Five Marshall Islanders safe after nine-day drift

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MAJURO — Five Marshall Islanders who survived a nine-day open ocean drift are reported safe after their small boat floated into a remote atoll Thursday.

The group, which reportedly includes an 11-year-old boy, left Majuro Atoll April 21 for Arno Atoll, about 15 miles to the east. It usually takes less than two hours by speed boat to reach Arno from the capital atoll.

Although the small boat did not show up in Arno the same day that it departed Majuro, authorities were not alerted to the missing boat until more than 48 hours later. Marshall Islands Sea Patrol, the national airline and others began searching last Friday and continued for several days without success.

Then Thursday this week, the boat reportedly drifted into the southern section of Jaluit Atoll, about 150 miles southwest of Majuro.

 “We have received information from the Jaluit Mayor through his people in Jaluit, that there are five guys found on Jito-En Jaluit,” said Timmy Langrine, director of the government’s National Disaster Management Organization that coordinated the search.

Five Marshall Islanders in a small boat drifted into Jaluit Atoll, pictured, in the southern Marshall Islands Thursday after nine days of drifting. Photo by Giff Johnson.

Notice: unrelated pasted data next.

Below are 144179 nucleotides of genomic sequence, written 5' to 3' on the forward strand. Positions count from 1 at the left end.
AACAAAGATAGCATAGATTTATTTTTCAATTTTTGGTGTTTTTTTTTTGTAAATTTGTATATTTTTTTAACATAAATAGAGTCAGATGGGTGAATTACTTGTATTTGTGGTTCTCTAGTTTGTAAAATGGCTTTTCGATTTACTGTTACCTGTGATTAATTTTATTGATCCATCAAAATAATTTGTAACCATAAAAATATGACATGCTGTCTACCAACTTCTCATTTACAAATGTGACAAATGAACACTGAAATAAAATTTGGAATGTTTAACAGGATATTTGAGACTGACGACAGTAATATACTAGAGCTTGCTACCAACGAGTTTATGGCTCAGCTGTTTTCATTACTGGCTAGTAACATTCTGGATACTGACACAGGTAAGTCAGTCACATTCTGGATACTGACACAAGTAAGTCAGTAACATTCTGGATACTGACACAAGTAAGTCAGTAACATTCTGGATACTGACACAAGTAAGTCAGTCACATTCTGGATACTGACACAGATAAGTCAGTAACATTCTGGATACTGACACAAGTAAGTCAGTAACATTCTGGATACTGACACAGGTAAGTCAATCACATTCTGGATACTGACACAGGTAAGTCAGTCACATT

Little is known about the people on board or what caused them to drift. In early April, three fishermen from Kwajalein Atoll were lost in rough seas after their 15-foot boat developed engine trouble and drifted out of the lagoon into the ocean. Despite an extensive search, there has been no sign of them.

Coincidentally, 14 years ago last week, three Arno fishermen in a small boat were saved by a search and rescue vessel five days after departing Arno for Majuro Atoll. They were also found near Jaluit Atoll.

An indication of how lucky the group of five Marshall Islanders from Arno is after drifting into Jaluit Atoll Thursday was pointed out by Marshall Islands Capt. Korent Joel who led the successful search and rescue in 2006. “We wanted to find them before they passed Jaluit,” Joel said at that time in an interview published in the Marshall Islands Journal newspaper. Once past Jaluit, he said, the next islands in their drift path would likely have been in the Federated States of Micronesia — over 700 miles away.

Langrine said the aim is to fly the Arno group back to Majuro this weekend for eventual repatriation to Arno.

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